Environment Minister George Heyman, former executive director of Sierra Club B.C. (Tom Fletcher/Black Press)

B.C. VIEWS: Do we need another layer of green government oversight?

Foresters, engineers may not be trusted to act ethically

The B.C. NDP government is getting set to deliver on another key promise to its minority government partner, the B.C. Green Party, with an overhaul of environmental assessment.

This is not to be confused with the federal government’s overhaul of environmental assessment, which layers more rules on new pipelines and brings back navigable waters legislation created for the age of paddlewheelers.

At the provincial level, the B.C. government is looking to set up a new bureaucracy to oversee professional organizations, such as foresters, engineers and biologists, who have been deemed unable to adequately discipline their members for misconduct.

Environment Minister George Heyman has quietly released a report on “professional reliance” that he commissioned to meet the terms of the governing agreement with the Greens. In NDP style, he stresses that more consultation will be carried out before legislation to change the system this fall.

“Professional reliance” is the term used by the Gordon Campbell government in 2003 when it entrusted professionals with the technical details of projects such as logging roads and mines. It was part of Campbell’s “core review” of government designed to streamline systems and remove duplication.

Heyman hired University of Victoria environmental law professor Mark Haddock to survey the results. His instructions were to “review and address failures in the professional reliance model in B.C. so that British Columbians’ faith in resource development can be restored.”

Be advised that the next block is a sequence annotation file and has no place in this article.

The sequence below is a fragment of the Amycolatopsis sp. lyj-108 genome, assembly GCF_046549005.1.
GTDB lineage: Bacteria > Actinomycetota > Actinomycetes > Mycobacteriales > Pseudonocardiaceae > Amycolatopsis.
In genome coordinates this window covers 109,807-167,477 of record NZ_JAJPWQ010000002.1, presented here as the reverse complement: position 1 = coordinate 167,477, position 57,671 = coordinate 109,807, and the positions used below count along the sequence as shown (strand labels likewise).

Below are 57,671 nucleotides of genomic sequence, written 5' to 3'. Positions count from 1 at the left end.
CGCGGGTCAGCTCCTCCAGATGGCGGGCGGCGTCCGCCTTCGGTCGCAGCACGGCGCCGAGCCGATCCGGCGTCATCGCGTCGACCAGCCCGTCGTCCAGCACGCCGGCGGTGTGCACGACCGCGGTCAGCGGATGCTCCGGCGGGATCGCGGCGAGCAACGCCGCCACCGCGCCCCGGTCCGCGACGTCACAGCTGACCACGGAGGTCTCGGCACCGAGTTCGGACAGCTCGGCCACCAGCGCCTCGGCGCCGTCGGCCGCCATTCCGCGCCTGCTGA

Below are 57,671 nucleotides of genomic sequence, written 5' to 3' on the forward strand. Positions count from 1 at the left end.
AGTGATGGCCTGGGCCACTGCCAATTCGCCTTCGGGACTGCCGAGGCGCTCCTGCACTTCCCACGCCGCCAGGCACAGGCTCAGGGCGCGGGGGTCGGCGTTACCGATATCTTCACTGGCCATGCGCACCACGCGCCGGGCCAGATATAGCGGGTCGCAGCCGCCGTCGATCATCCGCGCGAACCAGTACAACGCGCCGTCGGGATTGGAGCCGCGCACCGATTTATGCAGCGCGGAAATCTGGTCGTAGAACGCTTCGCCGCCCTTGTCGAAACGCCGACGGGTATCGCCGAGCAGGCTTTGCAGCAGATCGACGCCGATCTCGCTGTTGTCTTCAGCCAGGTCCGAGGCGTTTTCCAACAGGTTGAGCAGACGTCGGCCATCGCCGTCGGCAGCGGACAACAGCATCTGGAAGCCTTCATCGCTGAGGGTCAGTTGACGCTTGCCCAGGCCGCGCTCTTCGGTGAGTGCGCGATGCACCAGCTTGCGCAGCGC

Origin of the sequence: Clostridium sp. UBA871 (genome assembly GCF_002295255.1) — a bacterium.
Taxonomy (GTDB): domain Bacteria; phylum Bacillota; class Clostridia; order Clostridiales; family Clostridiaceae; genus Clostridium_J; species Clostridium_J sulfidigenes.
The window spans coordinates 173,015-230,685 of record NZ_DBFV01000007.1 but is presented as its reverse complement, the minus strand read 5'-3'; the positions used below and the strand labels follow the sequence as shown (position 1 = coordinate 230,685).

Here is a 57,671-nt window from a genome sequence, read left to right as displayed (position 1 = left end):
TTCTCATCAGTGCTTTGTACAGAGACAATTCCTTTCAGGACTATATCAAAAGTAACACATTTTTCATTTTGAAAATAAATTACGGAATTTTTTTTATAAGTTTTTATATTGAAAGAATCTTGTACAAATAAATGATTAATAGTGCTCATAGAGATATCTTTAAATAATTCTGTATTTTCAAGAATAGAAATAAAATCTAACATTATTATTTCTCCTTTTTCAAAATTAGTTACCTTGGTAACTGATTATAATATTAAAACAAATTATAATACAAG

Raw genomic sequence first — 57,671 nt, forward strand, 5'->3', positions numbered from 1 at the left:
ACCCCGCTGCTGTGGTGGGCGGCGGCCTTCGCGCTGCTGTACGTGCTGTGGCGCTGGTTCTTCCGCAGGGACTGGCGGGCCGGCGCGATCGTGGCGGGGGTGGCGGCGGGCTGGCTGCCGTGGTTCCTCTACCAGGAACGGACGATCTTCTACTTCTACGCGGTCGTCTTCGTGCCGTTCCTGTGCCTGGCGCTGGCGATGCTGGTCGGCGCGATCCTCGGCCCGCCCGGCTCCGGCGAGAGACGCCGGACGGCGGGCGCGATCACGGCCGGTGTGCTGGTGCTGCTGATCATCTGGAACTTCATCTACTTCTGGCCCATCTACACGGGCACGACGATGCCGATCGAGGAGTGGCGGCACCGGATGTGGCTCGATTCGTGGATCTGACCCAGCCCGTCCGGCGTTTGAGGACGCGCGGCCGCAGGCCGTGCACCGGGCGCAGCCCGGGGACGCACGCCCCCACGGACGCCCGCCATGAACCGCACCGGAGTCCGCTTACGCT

(Note this ‘loss of faith’ rhetoric was also used by a campaigning Justin Trudeau to set the stage for replacing the National Energy Board, because Canada’s environmental reviews aren’t long or thorough enough to satisfy the protest industry.)

Haddock has a history of activism, working with EcoJustice, suing in an effort to stop projects including the Northern Gateway pipeline and Trans Mountain expansion. EcoJustice changed its name from the Sierra Legal Defence Fund, a spinoff of the Sierra Club, whose B.C. branch was run by Heyman before he went into politics.

RELATED: Industry groups pan B.C.’s professional reliance review

As noted by resource industry analyst Stewart Muir, Haddock published a paper in 2015 that essentially gave his recommendations in the 2018 report, before all the consultation he was paid to do. He concluded three years ago that what’s needed is “plugging loopholes, addressing conflicts of interest, incorporating better checks and balances, improving environmental performance, restoring government approvals where needed and thereby increasing public confidence.”

Two major incidents are tied to this alleged loss of public faith. Critics of professional reliance point to the Mount Polley mine dam failure that spilled millions of litres of ground rock and water into Quesnel Lake in 2014.

Of course that mine received its permits and was built in the 1990s, years before the Campbell government introduced the professional reliance model.